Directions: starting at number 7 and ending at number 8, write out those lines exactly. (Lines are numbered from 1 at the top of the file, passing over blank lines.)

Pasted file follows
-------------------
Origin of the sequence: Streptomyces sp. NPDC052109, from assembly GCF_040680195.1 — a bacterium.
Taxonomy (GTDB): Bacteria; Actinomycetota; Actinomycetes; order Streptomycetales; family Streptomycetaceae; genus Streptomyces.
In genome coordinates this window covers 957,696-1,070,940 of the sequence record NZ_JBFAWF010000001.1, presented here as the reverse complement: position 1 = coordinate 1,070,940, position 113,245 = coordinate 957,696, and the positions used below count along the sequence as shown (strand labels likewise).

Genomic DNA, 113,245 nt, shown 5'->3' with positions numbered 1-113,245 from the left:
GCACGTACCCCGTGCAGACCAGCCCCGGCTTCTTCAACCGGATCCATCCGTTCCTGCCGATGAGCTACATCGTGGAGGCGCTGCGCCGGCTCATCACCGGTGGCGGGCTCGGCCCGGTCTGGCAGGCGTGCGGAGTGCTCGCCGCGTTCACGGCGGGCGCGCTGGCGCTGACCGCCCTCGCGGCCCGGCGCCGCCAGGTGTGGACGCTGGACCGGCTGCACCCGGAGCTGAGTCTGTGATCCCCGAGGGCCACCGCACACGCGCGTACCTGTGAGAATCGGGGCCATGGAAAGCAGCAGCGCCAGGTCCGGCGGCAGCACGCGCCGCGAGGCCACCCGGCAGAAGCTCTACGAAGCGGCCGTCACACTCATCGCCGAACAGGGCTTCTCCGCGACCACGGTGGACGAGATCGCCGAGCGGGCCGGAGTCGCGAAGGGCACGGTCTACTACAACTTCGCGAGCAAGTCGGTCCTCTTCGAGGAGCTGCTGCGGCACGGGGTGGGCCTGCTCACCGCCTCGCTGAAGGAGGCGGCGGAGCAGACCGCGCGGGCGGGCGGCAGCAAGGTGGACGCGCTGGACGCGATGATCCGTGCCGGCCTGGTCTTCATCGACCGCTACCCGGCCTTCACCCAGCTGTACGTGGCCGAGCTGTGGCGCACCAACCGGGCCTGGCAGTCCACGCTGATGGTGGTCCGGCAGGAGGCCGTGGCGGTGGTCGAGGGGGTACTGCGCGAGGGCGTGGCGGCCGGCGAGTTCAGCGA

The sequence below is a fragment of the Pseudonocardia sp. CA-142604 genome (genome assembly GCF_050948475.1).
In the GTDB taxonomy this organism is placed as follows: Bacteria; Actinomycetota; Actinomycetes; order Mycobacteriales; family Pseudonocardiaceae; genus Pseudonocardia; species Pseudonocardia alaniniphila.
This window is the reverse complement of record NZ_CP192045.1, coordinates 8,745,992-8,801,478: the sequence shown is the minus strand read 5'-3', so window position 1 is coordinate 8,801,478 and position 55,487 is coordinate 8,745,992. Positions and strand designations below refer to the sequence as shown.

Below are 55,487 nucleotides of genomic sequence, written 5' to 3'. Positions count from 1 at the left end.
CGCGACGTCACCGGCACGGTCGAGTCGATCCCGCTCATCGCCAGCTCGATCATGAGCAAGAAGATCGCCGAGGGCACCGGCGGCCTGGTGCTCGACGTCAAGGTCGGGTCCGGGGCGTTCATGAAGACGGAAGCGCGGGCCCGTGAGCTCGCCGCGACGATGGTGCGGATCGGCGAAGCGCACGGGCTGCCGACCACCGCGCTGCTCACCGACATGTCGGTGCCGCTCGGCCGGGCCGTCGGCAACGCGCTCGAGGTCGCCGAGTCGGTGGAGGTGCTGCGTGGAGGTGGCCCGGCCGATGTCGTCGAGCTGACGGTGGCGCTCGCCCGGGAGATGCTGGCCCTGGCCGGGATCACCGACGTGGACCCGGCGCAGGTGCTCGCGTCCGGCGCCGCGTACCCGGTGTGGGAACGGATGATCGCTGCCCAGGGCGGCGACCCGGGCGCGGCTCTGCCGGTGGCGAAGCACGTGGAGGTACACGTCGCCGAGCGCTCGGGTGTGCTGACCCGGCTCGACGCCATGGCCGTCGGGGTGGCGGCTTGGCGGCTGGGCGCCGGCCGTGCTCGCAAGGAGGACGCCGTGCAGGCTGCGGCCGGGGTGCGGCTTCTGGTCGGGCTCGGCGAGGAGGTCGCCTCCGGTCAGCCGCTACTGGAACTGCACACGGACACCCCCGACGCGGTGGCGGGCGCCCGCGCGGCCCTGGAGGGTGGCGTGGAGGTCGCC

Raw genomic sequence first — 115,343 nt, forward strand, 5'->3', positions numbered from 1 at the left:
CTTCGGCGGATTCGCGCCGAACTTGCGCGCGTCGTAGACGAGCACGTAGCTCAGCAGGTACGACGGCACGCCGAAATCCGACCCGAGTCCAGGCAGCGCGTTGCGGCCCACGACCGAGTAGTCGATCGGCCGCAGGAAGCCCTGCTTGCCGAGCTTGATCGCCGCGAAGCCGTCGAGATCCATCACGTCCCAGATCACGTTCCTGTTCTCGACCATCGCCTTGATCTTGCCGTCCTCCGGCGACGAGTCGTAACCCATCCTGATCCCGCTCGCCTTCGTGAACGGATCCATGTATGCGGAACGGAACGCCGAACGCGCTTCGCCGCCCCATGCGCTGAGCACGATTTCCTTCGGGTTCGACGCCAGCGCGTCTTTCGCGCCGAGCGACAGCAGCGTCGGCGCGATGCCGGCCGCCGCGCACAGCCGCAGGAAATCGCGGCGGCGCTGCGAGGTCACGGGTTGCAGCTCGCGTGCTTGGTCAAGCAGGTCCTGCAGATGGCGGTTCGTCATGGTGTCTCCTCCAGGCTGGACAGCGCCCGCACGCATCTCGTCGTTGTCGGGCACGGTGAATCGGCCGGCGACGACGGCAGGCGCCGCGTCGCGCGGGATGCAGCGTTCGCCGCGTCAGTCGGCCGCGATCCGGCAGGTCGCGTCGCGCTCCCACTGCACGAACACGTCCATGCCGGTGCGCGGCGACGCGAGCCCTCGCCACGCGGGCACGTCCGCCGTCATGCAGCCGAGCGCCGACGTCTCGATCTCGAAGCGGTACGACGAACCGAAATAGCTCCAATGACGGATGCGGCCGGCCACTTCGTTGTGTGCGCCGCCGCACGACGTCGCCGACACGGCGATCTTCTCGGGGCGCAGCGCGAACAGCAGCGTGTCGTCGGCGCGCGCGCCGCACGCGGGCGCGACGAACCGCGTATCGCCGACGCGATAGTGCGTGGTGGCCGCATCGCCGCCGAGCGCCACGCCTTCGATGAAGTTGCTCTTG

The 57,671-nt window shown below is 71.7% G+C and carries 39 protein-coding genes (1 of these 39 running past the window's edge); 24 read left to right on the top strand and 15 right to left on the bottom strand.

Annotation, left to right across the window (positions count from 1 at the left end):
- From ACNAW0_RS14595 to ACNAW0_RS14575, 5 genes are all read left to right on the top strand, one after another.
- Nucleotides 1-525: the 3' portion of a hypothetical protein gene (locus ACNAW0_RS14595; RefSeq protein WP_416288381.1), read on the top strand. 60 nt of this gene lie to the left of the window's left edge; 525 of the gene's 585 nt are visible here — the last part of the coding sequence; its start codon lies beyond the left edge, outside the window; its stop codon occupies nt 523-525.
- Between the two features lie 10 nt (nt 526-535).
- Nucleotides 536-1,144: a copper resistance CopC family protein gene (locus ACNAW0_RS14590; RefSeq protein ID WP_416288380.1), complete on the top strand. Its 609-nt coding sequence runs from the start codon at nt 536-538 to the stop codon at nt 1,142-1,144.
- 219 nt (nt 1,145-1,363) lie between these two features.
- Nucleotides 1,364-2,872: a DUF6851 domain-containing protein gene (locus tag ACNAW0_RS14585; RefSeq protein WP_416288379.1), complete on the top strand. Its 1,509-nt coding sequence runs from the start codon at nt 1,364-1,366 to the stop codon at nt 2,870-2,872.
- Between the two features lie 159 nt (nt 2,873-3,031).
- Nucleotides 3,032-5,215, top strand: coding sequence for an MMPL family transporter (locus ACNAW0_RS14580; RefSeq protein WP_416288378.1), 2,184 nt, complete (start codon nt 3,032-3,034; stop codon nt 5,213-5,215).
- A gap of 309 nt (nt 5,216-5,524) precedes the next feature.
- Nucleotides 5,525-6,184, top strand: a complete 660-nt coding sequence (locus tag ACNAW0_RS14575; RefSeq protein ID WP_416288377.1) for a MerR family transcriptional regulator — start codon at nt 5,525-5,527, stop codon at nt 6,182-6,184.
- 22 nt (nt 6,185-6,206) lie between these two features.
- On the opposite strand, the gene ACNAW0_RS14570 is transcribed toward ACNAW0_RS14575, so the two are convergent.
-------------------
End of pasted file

In the GTDB taxonomy this organism is placed as follows: Bacteria; Actinomycetota; Actinomycetes; order Mycobacteriales; family Pseudonocardiaceae; genus Pseudonocardia; species Pseudonocardia alaniniphila.
This window is the reverse complement of record NZ_CP192045.1, coordinates 8,745,992-8,801,478: the sequence shown is the minus strand read 5'-3', so window position 1 is coordinate 8,801,478 and position 55,487 is coordinate 8,745,992. Positions and strand designations below refer to the sequence as shown.